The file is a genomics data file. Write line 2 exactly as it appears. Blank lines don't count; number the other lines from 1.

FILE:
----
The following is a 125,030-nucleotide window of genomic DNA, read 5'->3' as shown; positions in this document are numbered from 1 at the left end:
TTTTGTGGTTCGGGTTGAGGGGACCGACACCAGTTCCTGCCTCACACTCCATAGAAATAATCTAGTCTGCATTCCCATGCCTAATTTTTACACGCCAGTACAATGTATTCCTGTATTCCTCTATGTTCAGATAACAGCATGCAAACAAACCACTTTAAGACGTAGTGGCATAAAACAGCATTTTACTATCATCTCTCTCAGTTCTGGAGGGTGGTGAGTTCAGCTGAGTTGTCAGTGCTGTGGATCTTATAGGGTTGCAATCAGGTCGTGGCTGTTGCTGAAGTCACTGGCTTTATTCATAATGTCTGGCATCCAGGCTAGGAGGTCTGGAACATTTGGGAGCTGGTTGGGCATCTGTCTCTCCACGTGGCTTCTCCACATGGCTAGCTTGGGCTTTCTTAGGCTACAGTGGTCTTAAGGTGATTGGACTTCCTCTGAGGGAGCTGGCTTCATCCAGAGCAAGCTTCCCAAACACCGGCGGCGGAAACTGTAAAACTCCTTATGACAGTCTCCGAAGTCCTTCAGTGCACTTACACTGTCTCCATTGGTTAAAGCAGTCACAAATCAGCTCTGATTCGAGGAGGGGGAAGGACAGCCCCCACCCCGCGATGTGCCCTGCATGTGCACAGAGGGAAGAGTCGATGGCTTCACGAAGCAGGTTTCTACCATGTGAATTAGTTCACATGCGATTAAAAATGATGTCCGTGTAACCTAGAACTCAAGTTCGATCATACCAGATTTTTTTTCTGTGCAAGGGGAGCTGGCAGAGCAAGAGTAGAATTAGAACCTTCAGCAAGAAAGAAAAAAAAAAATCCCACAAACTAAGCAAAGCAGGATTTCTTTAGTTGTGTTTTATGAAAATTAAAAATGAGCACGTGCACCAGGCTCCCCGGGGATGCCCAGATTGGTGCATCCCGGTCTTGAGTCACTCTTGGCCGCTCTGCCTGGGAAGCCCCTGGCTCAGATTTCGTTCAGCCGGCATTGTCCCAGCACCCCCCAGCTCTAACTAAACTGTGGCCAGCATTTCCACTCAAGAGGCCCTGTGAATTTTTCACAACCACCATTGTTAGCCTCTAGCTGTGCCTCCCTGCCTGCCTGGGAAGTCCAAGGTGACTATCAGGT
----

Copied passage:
TTTTGTGGTTCGGGTTGAGGGGACCGACACCAGTTCCTGCCTCACACTCCATAGAAATAATCTAGTCTGCATTCCCATGCCTAATTTTTACACGCCAGTACAATGTATTCCTGTATTCCTCTATGTTCAGATAACAGCATGCAAACAAACCACTTTAAGACGTAGTGGCATAAAACAGCATTTTACTATCATCTCTCTCAGTTCTGGAGGGTGGTGAGTTCAGCTGAGTTGTCAGTGCTGTGGATCTTATAGGGTTGCAATCAGGTCGTGGCTGTTGCTGAAGTCACTGGCTTTATTCATAATGTCTGGCATCCAGGCTAGGAGGTCTGGAACATTTGGGAGCTGGTTGGGCATCTGTCTCTCCACGTGGCTTCTCCACATGGCTAGCTTGGGCTTTCTTAGGCTACAGTGGTCTTAAGGTGATTGGACTTCCTCTGAGGGAGCTGGCTTCATCCAGAGCAAGCTTCCCAAACACCGGCGGCGGAAACTGTAAAACTCCTTATGACAGTCTCCGAAGTCCTTCAGTGCACTTACACTGTCTCCATTGGTTAAAGCAGTCACAAATCAGCTCTGATTCGAGGAGGGGGAAGGACAGCCCCCACCCCGCGATGTGCCCTGCATGTGCACAGAGGGAAGAGTCGATGGCTTCACGAAGCAGGTTTCTACCATGTGAATTAGTTCACATGCGATTAAAAATGATGTCCGTGTAACCTAGAACTCAAGTTCGATCATACCAGATTTTTTTTCTGTGCAAGGGGAGCTGGCAGAGCAAGAGTAGAATTAGAACCTTCAGCAAGAAAGAAAAAAAAAAATCCCACAAACTAAGCAAAGCAGGATTTCTTTAGTTGTGTTTTATGAAAATTAAAAATGAGCACGTGCACCAGGCTCCCCGGGGATGCCCAGATTGGTGCATCCCGGTCTTGAGTCACTCTTGGCCGCTCTGCCTGGGAAGCCCCTGGCTCAGATTTCGTTCAGCCGGCATTGTCCCAGCACCCCCCAGCTCTAACTAAACTGTGGCCAGCATTTCCACTCAAGAGGCCCTGTGAATTTTTCACAACCACCATTGTTAGCCTCTAGCTGTGCCTCCCTGCCTGCCTGGGAAGTCCAAGGTGACTATCAGGT